Fortune Magazine has a great article this week on the turnaround at Quiznos. But like most turnaround stories, it’s been marked by a few key strategic decisions–decisions which any small business can learn from.
According to the article, since Greg Brenneman took over last year, he’s made a couple of key strategic decisions for Quiznos.
- He slashed discounting.
- He simplified the menu from 29 items down to 21
- He found new suppliers for everything from meat to cookies
- He introduced a new low end product (the Sammie, a small flatbread sandwich, for $2 to compete with Subway et al.)
- He reconnected with his franchisees.
- He added online ordering
Now, I’ll freely admit, none of these ideas seems like a blow me out of the water idea. However, none of them were being done before (even though the company had a lot of bright people working for it). In other words, turnarounds don’t always require radically new ideas. Often they simply require the application of existing ideas which aren’t being implemented at that moment.
Furthermore, each one of these top level decisions has made a huge difference on the bottom line. For example, by adding online ordering (not necessarily a new idea :-), one franchisee reported that 25% of his orders now come online. The new sandwich, the Sammie, not only allows Quiznos to compete with Subway and others for price-sensitive customers, it also costs less to make, thereby increasing profits.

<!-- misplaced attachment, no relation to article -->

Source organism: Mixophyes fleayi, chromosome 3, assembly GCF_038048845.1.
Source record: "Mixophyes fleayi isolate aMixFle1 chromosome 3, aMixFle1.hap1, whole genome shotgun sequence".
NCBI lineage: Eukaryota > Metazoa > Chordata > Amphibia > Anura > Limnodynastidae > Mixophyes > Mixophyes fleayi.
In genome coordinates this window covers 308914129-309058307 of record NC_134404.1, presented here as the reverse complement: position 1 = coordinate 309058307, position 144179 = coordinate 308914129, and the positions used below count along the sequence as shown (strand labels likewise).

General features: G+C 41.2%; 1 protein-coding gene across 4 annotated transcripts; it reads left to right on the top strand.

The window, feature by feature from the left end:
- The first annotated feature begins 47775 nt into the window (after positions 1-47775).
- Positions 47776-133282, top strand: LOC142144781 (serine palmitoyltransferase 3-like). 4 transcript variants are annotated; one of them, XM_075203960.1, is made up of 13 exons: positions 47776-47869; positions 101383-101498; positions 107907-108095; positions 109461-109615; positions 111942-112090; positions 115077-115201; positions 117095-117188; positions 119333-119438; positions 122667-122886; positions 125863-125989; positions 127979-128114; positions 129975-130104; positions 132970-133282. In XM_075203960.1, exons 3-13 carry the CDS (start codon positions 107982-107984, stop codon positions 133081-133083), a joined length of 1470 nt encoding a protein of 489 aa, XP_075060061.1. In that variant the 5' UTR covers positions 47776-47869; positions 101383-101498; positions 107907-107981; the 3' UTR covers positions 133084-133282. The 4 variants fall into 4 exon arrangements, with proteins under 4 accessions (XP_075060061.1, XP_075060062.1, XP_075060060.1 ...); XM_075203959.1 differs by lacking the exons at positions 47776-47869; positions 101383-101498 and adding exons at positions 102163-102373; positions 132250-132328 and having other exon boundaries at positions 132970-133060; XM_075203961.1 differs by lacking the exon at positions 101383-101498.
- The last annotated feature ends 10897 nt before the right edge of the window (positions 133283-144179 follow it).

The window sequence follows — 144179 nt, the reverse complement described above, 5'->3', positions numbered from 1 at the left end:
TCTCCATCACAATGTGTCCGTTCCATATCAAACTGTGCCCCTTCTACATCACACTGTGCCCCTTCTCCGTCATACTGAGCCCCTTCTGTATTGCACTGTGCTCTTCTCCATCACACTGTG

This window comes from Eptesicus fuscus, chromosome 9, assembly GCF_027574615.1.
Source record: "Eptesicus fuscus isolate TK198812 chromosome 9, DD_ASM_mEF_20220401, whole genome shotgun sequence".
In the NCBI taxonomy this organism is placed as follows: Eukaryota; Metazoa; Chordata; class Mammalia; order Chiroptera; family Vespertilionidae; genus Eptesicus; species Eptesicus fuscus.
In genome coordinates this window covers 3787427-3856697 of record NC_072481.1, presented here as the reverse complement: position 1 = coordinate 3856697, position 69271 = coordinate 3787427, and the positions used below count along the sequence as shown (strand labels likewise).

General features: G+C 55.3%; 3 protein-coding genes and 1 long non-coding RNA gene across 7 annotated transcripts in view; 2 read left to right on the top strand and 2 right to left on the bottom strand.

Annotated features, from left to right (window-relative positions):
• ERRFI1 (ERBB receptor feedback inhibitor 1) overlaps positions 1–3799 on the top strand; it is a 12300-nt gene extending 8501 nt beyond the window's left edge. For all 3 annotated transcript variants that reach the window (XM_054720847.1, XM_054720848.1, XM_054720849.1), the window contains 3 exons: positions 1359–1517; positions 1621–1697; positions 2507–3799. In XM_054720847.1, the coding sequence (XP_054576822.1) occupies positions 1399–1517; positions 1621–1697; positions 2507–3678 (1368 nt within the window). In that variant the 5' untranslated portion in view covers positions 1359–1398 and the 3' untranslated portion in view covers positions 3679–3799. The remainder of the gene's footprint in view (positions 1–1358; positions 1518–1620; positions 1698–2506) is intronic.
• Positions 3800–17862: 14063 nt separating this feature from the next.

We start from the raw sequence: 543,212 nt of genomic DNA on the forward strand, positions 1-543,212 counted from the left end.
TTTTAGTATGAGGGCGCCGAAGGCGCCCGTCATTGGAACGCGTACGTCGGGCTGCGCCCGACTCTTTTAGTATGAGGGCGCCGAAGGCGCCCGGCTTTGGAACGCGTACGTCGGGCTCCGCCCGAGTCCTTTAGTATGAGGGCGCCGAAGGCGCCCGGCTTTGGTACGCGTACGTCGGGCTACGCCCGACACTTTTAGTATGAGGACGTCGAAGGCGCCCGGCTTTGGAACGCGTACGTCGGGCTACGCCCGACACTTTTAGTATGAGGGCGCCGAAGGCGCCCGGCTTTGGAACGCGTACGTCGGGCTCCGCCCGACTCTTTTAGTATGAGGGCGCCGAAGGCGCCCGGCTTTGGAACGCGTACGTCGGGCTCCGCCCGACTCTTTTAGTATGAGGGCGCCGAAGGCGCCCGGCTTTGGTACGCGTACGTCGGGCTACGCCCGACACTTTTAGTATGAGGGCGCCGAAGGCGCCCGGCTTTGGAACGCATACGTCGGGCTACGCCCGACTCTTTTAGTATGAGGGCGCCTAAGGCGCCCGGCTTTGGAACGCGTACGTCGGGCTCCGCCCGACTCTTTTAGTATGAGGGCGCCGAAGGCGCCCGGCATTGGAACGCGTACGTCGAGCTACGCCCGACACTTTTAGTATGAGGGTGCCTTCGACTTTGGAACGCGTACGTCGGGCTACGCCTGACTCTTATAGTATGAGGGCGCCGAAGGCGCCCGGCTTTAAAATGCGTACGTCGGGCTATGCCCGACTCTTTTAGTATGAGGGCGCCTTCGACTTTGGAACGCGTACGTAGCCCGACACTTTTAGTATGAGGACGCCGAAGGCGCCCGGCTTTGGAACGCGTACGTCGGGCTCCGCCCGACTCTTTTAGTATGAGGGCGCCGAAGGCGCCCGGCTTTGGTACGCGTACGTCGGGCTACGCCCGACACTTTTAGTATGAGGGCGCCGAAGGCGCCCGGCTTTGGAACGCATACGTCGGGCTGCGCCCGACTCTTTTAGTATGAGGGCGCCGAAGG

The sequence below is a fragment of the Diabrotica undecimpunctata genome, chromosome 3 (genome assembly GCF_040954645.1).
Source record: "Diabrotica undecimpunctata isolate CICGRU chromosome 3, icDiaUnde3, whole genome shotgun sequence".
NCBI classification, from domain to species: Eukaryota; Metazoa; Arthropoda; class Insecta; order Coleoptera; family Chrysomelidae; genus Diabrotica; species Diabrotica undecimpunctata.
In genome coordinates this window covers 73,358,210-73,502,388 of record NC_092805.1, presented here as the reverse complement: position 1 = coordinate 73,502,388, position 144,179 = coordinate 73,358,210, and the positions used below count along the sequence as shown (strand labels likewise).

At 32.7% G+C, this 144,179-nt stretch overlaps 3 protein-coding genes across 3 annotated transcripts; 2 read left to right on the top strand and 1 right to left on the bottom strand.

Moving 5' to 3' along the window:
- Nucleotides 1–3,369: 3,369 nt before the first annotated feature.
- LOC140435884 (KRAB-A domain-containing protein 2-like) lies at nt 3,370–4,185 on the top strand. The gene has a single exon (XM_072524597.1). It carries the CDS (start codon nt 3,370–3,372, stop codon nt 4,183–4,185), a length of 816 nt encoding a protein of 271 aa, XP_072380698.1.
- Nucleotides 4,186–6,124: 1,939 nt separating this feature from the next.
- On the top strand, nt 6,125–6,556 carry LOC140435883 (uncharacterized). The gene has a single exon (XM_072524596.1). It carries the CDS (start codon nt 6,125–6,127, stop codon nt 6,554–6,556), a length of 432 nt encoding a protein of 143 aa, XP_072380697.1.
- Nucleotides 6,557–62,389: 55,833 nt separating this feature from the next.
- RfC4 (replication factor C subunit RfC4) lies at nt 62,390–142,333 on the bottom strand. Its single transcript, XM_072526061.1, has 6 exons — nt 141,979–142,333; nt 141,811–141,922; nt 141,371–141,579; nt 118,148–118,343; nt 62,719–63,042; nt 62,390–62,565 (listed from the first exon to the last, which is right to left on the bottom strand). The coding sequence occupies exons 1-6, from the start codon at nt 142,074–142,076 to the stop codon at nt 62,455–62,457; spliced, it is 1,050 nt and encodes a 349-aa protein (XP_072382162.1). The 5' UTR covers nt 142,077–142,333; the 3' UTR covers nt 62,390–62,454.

Cutting out discounting was key because it was training customers to only come in when they had a coupon (something Bed, Bath and Beyond should probably reconsider :-). Reducing the menu got rid of their menu "dogs" (i.e. they eliminated the eight least profitable items), which again increased their profitability (plus speed). And, of course, renegotiating their vendors reduced their costs.
In retrospect, these all seem like such obvious moves to make. But they weren’t–until someone from the outside came in, made some assessments, and then said, "Here are a few obvious things that need to change." And then executed on those changes.
So as you look at your business, what "obvious" changes do you need to make? Or when was the last time you took an entire day or two away just to think about the big picture of your business, analyze the data, and then make five or six big decisions that could radically affect your business? One of the reasons why strategy consultants like myself love to do strategy work is because we know that turnarounds usually reduce themselves down to just a handful of key decisions made at the top. Knowing which ones to make is the hard part. But when you make the right ones, there are few things more rewarding to watch.
So what do you think are the five most important changes you need to make this year in your small business that’ll have the greatest impact on your bottom line? Take it from Quiznos. A few key decisions can make all the difference!